‘Bureaucracy is the enemy of democracy’

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‘Bureaucracy is the enemy of democracy’


Kim Kwang-woong, Seoul National University professor emeritus

The top authorities weren’t the only group of people who angered the public in the Choi Soon-sil scandal. The other group that was equally disappointing and frustrating was the bureaucrats.

Let’s say former Blue House secretaries Woo Byung-woo and An Chong-bum, as well as former vice minister of culture and sports Kim Chong, were just henchmen who exercised their power relentlessly.

But all of the tampering that Choi Soon-sil and her cronies were able to conduct was only possible with the cooperation of the public servants who gave their approval and acceptance.

The public servants helped cloak all the illegal activities and manipulation of the laws.

Why did the bureaucrats keep silent? Did they believe it was for a good cause? Were they soulless, or were they thinking they might get promoted?

These are people who lived their lives with pride at being Korea’s elite; treated exceptionally for their academic achievements and passing one of the hardest public exams to become public servants.

Yet why are bureaucrats so lethargic? They maintain their unusual survival skills, which is to lay low and remain alert only to the characteristics of the new administration. Is reform a far-fetched idea for a bureaucratic society?

In the hopes of understanding this problem, the JoongAng Ilbo met with Seoul National University professor emeritus Kim Kwang-woong.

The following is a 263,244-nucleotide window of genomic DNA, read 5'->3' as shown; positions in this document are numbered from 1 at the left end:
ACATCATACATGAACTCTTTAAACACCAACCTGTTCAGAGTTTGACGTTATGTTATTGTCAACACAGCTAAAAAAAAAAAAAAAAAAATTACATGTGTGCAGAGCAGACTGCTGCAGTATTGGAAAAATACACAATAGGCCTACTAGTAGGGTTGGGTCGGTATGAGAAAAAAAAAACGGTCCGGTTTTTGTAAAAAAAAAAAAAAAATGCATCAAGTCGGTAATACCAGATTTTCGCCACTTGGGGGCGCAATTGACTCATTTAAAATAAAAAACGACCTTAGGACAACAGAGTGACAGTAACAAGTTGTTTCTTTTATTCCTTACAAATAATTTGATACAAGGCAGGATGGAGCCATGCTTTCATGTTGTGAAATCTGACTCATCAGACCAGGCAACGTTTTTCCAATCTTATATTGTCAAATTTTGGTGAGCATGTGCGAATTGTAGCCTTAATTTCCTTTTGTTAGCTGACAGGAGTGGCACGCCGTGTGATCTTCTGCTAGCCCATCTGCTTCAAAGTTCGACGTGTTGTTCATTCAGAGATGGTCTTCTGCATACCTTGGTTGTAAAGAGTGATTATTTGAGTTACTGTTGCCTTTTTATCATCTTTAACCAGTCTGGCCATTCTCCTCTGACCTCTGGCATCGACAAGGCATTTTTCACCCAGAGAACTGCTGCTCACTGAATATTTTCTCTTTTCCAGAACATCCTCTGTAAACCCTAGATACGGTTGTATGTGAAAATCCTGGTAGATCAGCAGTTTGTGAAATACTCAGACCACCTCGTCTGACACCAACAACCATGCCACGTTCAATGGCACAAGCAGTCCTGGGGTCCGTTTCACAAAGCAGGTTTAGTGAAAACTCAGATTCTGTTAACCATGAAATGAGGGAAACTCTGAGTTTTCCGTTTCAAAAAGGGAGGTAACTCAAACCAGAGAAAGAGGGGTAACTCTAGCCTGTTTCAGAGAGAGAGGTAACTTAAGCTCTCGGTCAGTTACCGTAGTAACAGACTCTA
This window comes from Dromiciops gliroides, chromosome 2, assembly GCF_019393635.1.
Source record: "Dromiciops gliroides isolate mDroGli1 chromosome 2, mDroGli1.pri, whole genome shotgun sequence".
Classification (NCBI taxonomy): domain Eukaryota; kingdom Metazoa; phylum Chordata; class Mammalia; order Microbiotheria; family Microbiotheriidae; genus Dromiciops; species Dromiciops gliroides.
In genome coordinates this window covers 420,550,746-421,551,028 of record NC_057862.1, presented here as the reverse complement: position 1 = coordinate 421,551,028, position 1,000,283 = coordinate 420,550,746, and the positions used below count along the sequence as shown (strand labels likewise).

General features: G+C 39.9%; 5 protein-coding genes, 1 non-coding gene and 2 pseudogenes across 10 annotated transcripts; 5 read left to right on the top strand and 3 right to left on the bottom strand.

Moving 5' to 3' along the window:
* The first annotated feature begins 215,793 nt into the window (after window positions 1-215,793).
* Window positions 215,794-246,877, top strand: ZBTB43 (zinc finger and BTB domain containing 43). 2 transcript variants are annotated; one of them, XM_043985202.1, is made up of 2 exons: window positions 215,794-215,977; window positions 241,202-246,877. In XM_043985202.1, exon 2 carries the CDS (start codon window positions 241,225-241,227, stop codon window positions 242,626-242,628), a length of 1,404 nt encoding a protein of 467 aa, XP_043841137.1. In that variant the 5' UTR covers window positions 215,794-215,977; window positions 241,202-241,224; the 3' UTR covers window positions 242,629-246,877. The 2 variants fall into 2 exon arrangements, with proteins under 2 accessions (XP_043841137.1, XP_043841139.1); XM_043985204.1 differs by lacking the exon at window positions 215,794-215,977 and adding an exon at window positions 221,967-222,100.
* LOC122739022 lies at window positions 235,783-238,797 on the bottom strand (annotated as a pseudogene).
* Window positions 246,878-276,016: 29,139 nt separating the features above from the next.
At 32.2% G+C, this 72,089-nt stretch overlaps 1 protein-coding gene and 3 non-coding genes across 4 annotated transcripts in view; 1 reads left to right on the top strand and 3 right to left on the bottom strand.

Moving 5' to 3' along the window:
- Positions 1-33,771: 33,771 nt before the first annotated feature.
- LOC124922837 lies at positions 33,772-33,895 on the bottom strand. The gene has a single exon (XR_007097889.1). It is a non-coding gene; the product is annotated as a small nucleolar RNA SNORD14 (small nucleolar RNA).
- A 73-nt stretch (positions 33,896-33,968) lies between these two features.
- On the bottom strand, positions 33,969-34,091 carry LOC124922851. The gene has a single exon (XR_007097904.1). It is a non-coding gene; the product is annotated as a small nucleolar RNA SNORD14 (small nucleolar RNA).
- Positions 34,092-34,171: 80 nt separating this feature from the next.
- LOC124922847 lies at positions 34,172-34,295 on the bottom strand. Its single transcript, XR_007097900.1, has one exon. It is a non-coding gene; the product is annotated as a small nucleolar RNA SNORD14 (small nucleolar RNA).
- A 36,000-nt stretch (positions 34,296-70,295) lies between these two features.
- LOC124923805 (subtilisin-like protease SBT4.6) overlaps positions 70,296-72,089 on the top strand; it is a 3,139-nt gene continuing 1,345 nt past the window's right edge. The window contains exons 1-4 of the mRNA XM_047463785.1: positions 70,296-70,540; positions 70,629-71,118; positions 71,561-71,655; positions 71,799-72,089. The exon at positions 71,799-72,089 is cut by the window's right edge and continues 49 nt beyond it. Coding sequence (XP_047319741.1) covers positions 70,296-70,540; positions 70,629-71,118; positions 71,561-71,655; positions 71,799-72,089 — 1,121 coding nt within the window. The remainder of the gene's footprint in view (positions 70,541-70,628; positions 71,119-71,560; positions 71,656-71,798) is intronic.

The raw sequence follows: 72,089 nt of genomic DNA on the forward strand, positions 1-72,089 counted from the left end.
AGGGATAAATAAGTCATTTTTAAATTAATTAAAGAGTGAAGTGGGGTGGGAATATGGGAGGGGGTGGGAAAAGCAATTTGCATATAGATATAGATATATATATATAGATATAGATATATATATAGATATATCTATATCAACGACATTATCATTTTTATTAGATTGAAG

The 76 year-old scholar said one of the biggest delusions is the belief that bureaucrats are there to serve the public and to solve difficult problems.

“We need to pursue a ‘sharing government’ where we accept the limits of the bureaucratic system and pass on many of the government functions to the private sector,” Kim said.
The following is an excerpt from the interview.

Q. They say public servants should remain neutral. But when you look at the current situation [where a citizen without any qualification has tampered in state affairs] it seems the actual form of bureaucracy is opportunist in nature, right?

A. It’s dangerous to criticize everything just by looking at part of a problem. However, I agree that the public servant society has the attribution of being an opportunist. No matter how smart a person is, once they join the government, they become foolish. Bureaucrats are people who establish standardized regulations and then focus only on the goal that they have set. Even when an unexpected factor emerges, they have no interest in controlling the change because it is more efficient to get promoted when you don’t work and be criticized for it than to risk trying to solve a problem.

Then, is bureaucracy the problem?

Let’s look at the Sewol ferry situation. The government promised to get rid of such bureaucracy. They announced the disbanding of the Coast Guard [for its lack of commitment in saving the passengers]. But they only took down the banner, while still doing the same work under a newly formed department called the Ministry of Public Safety and Security.

Even when the Middle East Respiratory Syndrome broke out, [the government] came up with a measure of promoting the head of the Centers for Disease Control and Prevention (CDC) to a vice minister level [to impose greater responsibility in handling the crisis more effectively and efficiently].

Every time a problem emerges, the government finds a justification for creating a second and third department, while giving promotions, which results in further expanding the government. This is bureaucracy.

Yet isn’t bureaucracy the only system that tries to guarantee fairness, rationality and efficiency?

In part it’s true, but only in textbook terms. They say the only group that will last when the world collapses is the bureaucrats. It means that they are needed to take care of the mess. But it also means that’s how tenacious bureaucratic groups are.

Former President Lee Myung-bak said public servants are those who are experts in making reports that feel good. The enemy of democracy isn’t communism, it’s bureaucracy. The idea that the government is protecting fairness is an illusion. Most bureaucratic groups are self-interested. We cannot get rid of regulations because so many are intertwined. The damages caused by bureaucracy include immobility and departments’ self-interest.